window spacer


Hydrology is a branch of geology that studies the distribution, uses and conservation of water on the earth and in the atmosphere. Consider that the Amazon holds a fifth of the world's fresh water, and it makes sense that hydrology is essential to understanding the large-scale structure and function of its ecosystems.

(Map images courtesy of J. Richey, River Systems Research Group, University of Washington.)

Click below to see the maps and information on the hydrology maps

river network




river network map

return to gallery

This map shows the network of natural waterways that drain the Brazilian portion of the Amazon River basin (other countries not shown). The rainbow colors indicate the distance from the river's mouth to the east (right). The width of the rivers is exaggerated to give an idea of the density of rivers within the basin.

Top of page


rainfall map

return to gallery

This color-coded map indicates rainfall intensity throughout the Brazilian portion of the Amazon basin. Look for the areas of highest and lowest rainfall.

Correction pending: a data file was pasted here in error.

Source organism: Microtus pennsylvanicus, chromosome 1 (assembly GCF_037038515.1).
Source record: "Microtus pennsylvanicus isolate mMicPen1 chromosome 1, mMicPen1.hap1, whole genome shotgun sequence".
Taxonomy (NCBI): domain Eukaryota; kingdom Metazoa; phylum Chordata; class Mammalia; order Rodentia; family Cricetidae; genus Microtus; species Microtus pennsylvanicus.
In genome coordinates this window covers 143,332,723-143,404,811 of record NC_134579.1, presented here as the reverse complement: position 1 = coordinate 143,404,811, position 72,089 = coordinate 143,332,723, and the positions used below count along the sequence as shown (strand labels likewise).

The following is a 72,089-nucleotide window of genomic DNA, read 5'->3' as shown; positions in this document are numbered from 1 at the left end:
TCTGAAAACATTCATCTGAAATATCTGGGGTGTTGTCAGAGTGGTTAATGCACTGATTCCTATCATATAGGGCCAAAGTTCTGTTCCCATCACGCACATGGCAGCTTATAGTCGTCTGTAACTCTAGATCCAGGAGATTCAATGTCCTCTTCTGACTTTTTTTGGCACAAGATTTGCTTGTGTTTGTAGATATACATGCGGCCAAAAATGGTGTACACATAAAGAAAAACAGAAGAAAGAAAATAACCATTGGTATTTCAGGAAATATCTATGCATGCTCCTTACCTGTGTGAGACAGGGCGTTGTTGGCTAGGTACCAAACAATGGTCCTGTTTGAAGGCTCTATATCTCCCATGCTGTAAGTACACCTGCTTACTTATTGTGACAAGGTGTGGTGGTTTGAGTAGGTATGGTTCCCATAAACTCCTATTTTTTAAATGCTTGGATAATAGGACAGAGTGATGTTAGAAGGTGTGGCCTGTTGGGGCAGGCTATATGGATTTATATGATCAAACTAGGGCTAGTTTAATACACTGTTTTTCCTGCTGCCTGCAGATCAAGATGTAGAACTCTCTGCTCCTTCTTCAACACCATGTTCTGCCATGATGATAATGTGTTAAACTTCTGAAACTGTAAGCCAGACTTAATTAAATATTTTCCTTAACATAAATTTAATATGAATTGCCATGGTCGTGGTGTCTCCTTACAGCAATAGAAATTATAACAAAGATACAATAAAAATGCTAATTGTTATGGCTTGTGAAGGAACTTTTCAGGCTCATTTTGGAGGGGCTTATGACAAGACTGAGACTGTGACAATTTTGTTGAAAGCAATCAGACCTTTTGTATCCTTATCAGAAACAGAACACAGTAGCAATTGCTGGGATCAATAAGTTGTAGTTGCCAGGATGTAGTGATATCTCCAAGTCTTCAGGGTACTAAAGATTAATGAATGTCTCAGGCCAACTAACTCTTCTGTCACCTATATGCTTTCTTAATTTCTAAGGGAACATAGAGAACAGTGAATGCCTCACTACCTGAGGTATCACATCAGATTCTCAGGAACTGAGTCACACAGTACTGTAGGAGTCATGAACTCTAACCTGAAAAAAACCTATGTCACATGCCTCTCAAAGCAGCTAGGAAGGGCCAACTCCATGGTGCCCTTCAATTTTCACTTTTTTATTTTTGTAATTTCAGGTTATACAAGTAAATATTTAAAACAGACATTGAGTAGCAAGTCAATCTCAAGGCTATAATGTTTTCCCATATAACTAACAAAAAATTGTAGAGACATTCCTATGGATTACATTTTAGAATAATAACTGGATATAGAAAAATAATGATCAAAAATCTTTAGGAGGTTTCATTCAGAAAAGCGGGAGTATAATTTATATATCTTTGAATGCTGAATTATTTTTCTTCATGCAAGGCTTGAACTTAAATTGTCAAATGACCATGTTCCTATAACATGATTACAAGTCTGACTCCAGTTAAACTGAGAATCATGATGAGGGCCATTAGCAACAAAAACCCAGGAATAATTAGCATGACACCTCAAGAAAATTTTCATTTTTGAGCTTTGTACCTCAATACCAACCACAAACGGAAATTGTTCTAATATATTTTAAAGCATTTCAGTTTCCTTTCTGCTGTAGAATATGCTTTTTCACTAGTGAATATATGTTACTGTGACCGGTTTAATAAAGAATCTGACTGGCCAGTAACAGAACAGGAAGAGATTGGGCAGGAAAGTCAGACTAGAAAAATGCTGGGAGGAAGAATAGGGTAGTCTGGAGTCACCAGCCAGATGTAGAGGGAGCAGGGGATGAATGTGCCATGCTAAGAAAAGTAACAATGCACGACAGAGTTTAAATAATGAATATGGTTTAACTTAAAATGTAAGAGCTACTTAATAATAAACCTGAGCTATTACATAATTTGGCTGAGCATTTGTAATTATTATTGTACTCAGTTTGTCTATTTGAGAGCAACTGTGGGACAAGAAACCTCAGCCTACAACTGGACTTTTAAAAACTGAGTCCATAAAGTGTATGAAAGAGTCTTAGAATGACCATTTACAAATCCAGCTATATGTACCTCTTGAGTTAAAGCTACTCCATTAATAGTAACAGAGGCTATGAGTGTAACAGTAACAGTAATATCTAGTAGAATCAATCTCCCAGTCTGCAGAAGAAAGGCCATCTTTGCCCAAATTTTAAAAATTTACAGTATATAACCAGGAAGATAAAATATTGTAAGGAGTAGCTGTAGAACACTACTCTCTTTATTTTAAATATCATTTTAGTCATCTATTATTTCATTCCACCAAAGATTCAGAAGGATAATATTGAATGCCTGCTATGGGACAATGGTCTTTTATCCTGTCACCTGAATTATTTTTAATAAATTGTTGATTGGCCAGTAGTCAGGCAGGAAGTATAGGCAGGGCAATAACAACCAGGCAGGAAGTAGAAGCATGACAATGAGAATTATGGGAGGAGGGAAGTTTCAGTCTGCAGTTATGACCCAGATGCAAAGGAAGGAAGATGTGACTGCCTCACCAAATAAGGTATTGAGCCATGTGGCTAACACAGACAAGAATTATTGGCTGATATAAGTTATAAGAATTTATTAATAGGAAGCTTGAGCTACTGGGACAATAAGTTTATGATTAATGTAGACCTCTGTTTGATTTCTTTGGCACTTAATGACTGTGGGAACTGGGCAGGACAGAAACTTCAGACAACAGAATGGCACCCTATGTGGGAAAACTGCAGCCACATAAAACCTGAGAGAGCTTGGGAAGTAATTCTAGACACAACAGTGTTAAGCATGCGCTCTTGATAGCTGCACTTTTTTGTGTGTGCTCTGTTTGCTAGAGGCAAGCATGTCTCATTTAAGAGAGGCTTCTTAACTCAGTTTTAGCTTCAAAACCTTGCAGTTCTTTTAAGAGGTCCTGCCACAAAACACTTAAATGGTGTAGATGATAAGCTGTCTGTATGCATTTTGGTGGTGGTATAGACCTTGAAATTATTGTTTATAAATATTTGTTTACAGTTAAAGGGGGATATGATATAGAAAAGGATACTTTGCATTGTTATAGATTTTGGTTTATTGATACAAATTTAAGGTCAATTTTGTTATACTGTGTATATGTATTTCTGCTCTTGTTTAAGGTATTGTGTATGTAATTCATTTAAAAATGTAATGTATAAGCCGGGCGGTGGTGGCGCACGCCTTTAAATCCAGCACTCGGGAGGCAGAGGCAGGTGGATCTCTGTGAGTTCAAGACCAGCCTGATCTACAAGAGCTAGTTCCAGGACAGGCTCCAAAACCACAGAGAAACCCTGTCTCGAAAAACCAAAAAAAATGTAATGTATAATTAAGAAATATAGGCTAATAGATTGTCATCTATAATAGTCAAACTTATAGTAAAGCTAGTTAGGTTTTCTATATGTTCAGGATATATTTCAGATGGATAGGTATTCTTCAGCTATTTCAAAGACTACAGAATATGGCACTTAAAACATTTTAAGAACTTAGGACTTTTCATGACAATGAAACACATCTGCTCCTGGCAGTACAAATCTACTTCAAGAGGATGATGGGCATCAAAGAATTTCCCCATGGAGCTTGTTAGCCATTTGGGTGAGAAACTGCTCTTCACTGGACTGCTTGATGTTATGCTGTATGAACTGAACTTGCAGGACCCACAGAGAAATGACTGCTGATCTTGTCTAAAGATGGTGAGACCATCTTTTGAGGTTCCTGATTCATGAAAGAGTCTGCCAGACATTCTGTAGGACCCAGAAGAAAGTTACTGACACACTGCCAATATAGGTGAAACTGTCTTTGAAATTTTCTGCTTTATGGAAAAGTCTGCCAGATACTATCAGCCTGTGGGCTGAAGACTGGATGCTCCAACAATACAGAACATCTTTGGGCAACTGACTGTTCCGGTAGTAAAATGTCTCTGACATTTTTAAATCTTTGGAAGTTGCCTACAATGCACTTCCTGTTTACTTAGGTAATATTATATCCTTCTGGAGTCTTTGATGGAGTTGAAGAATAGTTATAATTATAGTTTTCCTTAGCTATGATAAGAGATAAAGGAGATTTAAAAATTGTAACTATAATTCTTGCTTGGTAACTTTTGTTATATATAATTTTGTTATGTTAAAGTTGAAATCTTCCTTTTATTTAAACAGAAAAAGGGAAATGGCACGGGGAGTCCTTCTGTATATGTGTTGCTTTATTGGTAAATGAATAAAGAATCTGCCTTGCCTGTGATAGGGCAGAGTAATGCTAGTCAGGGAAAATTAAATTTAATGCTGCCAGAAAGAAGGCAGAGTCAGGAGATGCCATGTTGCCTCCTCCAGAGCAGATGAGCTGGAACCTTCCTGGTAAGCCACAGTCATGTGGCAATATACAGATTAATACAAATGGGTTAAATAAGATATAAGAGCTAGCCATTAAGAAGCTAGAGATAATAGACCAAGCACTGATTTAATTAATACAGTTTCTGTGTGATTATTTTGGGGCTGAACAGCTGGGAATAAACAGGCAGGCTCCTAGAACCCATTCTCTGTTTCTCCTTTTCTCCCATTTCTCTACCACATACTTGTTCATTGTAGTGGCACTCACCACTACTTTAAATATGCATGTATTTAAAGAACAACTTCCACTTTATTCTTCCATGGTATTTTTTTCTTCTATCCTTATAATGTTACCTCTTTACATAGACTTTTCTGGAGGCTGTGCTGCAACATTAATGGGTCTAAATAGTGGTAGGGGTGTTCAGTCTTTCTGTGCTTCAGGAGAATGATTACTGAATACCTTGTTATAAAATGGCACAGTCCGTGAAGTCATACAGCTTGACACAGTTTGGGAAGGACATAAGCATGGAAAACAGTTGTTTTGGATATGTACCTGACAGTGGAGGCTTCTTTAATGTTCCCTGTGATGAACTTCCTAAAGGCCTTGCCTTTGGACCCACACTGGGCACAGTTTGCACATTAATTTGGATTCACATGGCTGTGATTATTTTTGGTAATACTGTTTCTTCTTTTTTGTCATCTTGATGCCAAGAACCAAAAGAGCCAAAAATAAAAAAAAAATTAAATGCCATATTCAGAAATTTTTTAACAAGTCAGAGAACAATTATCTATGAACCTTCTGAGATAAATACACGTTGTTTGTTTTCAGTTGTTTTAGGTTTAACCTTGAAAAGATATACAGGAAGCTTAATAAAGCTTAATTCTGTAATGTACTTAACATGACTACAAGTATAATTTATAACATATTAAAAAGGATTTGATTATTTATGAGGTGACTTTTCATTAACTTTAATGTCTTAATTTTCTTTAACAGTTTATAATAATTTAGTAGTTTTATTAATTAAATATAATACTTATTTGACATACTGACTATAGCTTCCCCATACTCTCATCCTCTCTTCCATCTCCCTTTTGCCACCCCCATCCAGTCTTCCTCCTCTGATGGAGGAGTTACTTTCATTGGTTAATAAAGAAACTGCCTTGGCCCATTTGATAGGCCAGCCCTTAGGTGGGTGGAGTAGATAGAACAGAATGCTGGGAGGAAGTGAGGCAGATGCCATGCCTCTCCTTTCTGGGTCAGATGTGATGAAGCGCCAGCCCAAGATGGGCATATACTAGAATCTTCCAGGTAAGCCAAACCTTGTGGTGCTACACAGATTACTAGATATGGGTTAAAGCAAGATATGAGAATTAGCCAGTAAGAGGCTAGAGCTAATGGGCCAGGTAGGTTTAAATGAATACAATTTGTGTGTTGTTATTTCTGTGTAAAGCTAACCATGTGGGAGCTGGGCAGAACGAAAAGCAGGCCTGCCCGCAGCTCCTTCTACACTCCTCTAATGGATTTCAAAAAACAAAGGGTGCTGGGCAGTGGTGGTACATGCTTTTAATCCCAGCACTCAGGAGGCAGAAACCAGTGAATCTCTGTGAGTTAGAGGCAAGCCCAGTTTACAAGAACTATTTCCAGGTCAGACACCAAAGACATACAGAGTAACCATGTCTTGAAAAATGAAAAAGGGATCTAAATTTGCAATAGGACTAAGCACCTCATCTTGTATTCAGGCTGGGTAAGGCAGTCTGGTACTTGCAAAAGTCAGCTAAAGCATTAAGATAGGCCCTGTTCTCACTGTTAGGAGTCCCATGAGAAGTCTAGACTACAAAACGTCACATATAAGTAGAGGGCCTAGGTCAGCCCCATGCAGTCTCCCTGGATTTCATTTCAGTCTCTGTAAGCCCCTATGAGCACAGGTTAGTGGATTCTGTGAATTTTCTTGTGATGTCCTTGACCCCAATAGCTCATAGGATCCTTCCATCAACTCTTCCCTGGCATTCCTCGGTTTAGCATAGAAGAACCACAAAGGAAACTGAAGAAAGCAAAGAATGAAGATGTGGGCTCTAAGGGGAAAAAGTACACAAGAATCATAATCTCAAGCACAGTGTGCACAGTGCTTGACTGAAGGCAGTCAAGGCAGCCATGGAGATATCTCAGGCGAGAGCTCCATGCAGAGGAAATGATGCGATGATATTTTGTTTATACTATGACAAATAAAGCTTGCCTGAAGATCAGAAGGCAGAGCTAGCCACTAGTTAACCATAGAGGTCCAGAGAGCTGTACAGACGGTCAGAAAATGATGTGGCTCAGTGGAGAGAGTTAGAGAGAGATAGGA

Top of page


evapotranspiration map

return to gallery

Evapotranspiration is the total amount of water transferred to the atmosphere from the earth's surface. It includes water evaporates plus the amount that transpires from plants. Note the areas of highest and lowest transpiration. Why do you think there are differences from one region to the next? How does this compare with the map of rainfall? Why don't the areas of highest rainfall correspond with the areas of highest evapotranspiration?

Top of page

Learn more about the hydrology map

previous maps

measuring tides maps measuring tides sample stations map

river tides

next section

country maps and information

country maps

Back to Amazon maps

© Jungle Photos 2000-2014

window spacer